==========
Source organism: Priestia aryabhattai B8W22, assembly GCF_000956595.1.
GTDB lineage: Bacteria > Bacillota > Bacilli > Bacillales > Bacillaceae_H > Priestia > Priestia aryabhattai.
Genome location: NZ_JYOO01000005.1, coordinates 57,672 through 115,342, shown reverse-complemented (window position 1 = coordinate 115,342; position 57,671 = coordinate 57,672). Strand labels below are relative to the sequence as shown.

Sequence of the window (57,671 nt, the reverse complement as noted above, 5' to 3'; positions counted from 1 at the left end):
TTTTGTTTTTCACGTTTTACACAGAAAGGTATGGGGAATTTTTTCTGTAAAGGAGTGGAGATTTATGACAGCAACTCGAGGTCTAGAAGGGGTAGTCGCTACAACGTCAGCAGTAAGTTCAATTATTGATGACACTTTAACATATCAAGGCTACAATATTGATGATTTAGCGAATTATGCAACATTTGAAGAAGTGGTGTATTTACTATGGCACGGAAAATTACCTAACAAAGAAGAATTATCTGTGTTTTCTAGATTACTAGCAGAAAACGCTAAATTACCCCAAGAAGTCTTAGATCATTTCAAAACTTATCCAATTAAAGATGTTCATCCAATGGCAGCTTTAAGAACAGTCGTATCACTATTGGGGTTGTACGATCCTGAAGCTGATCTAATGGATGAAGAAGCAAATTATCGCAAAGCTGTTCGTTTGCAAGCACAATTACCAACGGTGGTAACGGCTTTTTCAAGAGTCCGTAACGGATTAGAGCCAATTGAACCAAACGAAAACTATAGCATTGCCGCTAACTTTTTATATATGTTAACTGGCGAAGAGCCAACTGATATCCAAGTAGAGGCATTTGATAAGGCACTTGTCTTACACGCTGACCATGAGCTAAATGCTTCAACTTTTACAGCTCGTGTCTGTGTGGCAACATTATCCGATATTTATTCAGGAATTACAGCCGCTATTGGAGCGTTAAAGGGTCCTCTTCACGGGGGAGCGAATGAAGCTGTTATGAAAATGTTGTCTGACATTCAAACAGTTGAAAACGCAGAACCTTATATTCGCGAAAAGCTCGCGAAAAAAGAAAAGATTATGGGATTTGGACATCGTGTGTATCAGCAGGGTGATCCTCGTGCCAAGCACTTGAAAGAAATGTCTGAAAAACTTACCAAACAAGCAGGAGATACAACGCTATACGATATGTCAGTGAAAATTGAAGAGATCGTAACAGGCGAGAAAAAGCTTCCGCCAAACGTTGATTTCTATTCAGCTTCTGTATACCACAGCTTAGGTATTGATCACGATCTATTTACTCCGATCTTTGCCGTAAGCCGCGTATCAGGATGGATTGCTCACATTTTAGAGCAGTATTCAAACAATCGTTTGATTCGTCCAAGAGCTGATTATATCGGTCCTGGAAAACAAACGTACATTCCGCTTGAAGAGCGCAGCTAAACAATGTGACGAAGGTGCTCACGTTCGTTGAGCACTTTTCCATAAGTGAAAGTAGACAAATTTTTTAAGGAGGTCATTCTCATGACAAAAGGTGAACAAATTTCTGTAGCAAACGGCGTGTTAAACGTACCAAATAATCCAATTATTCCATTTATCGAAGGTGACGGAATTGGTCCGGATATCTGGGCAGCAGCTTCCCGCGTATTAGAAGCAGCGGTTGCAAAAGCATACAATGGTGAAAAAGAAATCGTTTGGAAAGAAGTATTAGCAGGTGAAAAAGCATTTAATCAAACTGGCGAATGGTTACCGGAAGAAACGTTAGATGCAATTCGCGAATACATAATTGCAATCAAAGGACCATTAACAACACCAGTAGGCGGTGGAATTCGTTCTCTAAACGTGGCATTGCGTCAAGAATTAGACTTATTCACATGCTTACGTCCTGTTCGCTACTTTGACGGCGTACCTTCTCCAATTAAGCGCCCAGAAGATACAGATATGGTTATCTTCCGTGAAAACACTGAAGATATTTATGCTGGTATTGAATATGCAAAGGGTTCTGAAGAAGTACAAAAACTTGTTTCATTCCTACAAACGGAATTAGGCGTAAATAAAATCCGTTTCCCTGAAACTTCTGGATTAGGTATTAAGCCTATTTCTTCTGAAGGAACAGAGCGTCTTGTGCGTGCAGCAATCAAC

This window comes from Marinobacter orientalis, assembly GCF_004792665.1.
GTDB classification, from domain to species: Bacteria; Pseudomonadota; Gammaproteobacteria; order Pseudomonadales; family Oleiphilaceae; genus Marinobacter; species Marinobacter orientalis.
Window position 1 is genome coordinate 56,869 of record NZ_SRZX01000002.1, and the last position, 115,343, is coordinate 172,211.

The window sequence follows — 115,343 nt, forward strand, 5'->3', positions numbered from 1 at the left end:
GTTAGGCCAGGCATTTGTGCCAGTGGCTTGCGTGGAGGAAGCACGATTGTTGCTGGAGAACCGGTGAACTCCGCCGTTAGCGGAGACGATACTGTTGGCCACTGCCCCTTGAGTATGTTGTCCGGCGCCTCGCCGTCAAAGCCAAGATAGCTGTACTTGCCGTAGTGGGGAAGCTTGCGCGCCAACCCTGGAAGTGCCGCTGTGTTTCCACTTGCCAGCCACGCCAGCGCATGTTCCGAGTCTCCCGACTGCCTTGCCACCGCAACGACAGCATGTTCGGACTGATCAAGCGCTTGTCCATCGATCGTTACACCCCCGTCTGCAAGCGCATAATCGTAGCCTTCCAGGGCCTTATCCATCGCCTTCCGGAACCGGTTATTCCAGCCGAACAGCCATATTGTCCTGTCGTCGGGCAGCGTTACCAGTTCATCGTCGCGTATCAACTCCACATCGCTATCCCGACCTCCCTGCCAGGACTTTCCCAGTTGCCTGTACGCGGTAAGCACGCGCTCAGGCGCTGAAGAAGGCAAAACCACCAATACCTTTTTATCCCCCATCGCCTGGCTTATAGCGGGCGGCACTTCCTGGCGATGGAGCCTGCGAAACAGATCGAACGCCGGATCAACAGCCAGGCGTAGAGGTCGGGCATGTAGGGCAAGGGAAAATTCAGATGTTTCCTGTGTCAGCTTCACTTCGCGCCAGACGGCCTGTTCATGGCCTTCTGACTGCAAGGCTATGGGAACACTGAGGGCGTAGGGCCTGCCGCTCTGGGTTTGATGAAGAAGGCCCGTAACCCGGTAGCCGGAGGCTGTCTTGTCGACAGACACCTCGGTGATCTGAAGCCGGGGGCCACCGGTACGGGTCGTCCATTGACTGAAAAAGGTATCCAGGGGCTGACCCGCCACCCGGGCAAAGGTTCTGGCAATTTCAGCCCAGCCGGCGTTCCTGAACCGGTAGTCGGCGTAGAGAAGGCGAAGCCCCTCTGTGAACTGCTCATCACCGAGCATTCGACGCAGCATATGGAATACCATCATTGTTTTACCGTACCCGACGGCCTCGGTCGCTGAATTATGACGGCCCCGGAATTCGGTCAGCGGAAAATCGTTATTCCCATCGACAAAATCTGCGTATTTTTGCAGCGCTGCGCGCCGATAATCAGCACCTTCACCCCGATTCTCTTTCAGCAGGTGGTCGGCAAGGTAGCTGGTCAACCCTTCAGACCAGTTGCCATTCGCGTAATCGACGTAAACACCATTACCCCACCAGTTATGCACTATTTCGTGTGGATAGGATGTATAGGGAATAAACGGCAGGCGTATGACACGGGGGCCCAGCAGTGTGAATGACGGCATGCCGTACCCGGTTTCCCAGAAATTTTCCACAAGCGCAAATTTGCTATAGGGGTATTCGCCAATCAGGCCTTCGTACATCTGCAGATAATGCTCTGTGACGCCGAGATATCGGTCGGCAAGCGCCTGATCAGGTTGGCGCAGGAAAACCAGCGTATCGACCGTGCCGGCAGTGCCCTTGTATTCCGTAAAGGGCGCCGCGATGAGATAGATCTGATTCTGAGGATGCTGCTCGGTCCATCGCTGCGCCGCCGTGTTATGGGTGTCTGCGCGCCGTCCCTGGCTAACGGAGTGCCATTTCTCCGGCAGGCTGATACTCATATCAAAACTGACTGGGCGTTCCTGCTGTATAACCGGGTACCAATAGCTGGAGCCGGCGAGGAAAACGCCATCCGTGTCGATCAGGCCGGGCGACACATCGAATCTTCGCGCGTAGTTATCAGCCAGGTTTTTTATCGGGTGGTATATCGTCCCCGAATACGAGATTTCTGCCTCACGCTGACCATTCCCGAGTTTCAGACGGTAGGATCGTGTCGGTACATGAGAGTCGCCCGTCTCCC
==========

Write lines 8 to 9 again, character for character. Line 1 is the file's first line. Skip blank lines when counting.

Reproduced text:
Window position 1 is genome coordinate 56,869 of record NZ_SRZX01000002.1, and the last position, 115,343, is coordinate 172,211.

The window sequence follows — 115,343 nt, forward strand, 5'->3', positions numbered from 1 at the left end: